To successfully carry out the experiment, data had to be collected from reliable yet unaware respondents. To get such respondents, the outside of a busy mall was selected as the site of the experiment. It was because it would be easy to get subjects from the huge crowd leaving or entering the mall frequently and it would also be possible for the experimenters to go unnoticed by passers-by who were not participants in the experiment. The data was collected by simply keeping a count of the people who either accepted or rejected to answer the questions asked or even begin a conversation with the experimenter (Edwards, 1969).

The sample size selected was 160 participants, of which 80 would be male and 80 female. Each experimenter was to approach 10 male and 10 female participants, making them 20 for each experimenter. The participants used were also varied in terms of age brackets, starting from teenagers and evenly distributing them through all ages to over seventy years old (Blount et-al., 2006). Selection of the participants was random. The randomized test sequence was selected because of its ease of use and because the participant was to be approached without any earlier warning, ensuring that the first response from them was totally genuine and unprecedented. Approaching the participants without any earlier warning also ensured that they saw the experimenter’s dress code during the period of the questioning. It resulted in their judgment of whether it was appropriate to converse with a person dressed in such a manner would be made at that instantly (Dalton, 1997).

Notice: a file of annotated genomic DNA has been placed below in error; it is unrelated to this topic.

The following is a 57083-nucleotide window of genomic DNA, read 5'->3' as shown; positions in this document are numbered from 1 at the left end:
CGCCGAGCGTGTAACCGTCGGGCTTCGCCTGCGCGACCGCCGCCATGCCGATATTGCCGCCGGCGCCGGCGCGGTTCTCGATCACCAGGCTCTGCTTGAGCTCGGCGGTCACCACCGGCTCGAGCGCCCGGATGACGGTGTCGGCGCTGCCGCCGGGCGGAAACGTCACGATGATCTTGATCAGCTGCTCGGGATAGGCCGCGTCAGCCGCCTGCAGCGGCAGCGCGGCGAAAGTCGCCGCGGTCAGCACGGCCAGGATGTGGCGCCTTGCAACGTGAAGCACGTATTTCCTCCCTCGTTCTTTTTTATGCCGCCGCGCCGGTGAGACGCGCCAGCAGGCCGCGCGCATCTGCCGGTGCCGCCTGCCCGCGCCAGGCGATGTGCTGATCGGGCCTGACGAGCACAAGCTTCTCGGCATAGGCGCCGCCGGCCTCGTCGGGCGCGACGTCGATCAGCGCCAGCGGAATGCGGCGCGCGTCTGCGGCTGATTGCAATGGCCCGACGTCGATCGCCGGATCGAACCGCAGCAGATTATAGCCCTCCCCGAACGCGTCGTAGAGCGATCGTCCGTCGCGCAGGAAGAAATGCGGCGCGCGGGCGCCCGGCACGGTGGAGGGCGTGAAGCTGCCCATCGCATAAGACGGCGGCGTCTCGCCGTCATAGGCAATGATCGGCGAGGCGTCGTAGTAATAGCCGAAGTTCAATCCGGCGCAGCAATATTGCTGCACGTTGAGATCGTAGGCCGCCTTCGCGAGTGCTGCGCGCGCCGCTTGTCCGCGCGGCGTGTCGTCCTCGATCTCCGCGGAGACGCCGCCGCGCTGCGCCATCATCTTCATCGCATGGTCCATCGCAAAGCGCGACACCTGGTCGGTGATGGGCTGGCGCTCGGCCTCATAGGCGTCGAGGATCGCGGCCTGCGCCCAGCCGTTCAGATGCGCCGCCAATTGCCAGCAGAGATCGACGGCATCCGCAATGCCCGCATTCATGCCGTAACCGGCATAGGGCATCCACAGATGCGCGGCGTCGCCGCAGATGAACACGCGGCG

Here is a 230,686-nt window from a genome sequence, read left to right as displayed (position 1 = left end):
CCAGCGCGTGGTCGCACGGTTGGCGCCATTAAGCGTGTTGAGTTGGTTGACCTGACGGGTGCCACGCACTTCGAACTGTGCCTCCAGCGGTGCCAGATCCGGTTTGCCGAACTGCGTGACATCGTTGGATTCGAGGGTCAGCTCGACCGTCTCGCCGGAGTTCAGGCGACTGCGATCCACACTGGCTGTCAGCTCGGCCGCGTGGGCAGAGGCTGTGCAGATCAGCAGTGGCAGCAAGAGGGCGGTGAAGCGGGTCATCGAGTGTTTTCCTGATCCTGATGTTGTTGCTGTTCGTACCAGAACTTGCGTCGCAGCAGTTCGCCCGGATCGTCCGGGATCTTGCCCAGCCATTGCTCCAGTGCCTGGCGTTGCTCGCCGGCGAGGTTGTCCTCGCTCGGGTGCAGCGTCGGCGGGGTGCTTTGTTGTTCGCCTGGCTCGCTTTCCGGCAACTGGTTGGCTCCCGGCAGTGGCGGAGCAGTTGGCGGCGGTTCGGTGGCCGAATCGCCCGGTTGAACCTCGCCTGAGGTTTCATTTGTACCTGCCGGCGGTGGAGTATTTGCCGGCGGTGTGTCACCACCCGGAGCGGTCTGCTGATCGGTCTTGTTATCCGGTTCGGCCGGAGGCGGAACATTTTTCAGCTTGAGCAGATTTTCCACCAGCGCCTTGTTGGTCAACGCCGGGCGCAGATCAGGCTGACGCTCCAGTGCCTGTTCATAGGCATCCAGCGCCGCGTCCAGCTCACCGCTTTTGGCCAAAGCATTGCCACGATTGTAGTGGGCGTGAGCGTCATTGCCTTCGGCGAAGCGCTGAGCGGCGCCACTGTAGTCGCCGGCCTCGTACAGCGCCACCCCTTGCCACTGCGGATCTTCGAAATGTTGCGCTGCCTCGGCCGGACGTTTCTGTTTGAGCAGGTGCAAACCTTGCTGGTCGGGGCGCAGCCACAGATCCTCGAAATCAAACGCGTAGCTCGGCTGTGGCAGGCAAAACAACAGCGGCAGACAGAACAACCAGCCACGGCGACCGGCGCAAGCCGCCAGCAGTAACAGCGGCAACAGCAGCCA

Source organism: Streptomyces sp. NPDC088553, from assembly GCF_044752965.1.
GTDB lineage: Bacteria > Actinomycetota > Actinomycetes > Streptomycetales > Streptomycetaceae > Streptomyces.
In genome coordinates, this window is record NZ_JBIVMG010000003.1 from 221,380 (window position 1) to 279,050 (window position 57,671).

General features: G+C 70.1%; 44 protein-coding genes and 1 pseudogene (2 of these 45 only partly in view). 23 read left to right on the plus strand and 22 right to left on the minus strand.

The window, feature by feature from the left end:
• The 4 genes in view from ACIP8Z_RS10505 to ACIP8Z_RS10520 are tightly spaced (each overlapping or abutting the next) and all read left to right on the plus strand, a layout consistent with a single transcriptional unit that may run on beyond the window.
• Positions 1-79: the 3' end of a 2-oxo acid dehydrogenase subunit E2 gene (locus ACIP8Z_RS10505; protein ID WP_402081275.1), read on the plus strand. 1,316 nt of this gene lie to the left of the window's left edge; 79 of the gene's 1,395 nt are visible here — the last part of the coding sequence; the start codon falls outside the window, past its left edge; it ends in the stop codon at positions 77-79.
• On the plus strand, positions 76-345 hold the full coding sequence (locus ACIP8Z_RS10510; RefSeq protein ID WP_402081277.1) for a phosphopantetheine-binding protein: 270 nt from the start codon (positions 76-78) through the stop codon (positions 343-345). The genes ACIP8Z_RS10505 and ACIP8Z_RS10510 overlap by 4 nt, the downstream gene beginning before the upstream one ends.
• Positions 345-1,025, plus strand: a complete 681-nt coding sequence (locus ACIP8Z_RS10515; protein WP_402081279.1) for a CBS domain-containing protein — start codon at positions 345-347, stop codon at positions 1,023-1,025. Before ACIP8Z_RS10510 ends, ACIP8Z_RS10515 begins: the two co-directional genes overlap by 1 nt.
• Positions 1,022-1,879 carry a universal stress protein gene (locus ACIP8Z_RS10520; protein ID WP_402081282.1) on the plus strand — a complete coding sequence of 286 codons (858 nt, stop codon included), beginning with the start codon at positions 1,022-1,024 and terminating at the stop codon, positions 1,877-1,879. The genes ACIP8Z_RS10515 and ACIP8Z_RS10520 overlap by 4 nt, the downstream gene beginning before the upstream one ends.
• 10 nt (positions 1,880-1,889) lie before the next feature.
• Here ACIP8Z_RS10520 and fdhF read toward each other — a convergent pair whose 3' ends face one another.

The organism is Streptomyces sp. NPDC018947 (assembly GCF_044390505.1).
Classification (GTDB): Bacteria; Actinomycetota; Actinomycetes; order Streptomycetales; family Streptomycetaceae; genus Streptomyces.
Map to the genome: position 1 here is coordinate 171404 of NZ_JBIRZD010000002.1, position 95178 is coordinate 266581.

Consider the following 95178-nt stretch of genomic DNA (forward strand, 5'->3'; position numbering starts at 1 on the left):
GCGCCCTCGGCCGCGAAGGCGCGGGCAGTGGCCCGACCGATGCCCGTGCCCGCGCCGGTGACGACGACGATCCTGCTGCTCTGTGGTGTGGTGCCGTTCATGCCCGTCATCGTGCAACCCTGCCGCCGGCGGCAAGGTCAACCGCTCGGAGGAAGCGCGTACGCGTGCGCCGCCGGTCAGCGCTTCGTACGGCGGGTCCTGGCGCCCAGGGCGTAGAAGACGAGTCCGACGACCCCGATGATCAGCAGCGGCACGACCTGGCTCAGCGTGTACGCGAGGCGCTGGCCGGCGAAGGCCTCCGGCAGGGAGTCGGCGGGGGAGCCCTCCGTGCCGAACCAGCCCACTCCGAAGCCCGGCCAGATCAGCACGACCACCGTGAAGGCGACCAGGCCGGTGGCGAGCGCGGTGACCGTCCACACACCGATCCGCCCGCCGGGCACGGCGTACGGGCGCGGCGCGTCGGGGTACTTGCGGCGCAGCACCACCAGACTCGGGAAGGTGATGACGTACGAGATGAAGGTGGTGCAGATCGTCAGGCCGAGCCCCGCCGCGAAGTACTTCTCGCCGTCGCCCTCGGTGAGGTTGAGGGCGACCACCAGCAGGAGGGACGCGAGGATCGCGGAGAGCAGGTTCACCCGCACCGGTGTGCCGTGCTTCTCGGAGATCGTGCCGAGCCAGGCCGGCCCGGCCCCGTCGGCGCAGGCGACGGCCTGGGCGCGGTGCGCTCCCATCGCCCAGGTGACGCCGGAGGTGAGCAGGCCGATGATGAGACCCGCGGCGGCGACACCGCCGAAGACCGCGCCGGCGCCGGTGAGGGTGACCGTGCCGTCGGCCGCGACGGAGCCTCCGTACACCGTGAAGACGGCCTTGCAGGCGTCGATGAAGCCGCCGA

The data collected was recorded in tables indicating the number of positive and negative respondents and their age brackets for all the dress codes (Edward, 1969). Statistical analysis was carried out using the Minitab software and processed information was used to qualify the hypotheses.

The data collected was like in the table below:

Table1: Data collected

The descriptive analysis of the various kinds of dressing was done in relation to whether they were accepted or rejected. The results are as shown below:

The correlation of various dressing modes was also done to relate on how people accepted or rejected them. The results are as below:

Following this analysis, relationships between accepted and rejected shorts and pants and accepted and rejected miniskirts and long skirts were considered and taken through regression analysis as shown below:

Residual plots were also plotted to compare slopes of dressing relationships to reactions of the participants of the experiment as shown below:

Figure 1: Residual plots for miniskirts accepted

These residual plots were selected to give a comparison of the box plots and the slopes of miniskirts’ reactions from participants (McDermott and Pettijohn, 2011). Miniskirts were used for this graph comparison because they were the attire that was highly rejected especially by the aged groups of people. The long skirts and long pants were the most highly accepted by people of all ages and all genders. They represented serious people and were therefore granted time to ask their two questions of the study. Shorts were also not highly rejected but could not be accepted by the older women in this study. The young men and young women had no problem with the shorts and some even did not notice the attire of the experimenters but rather the conversation they were engaging in (Ofori et-al, 2014).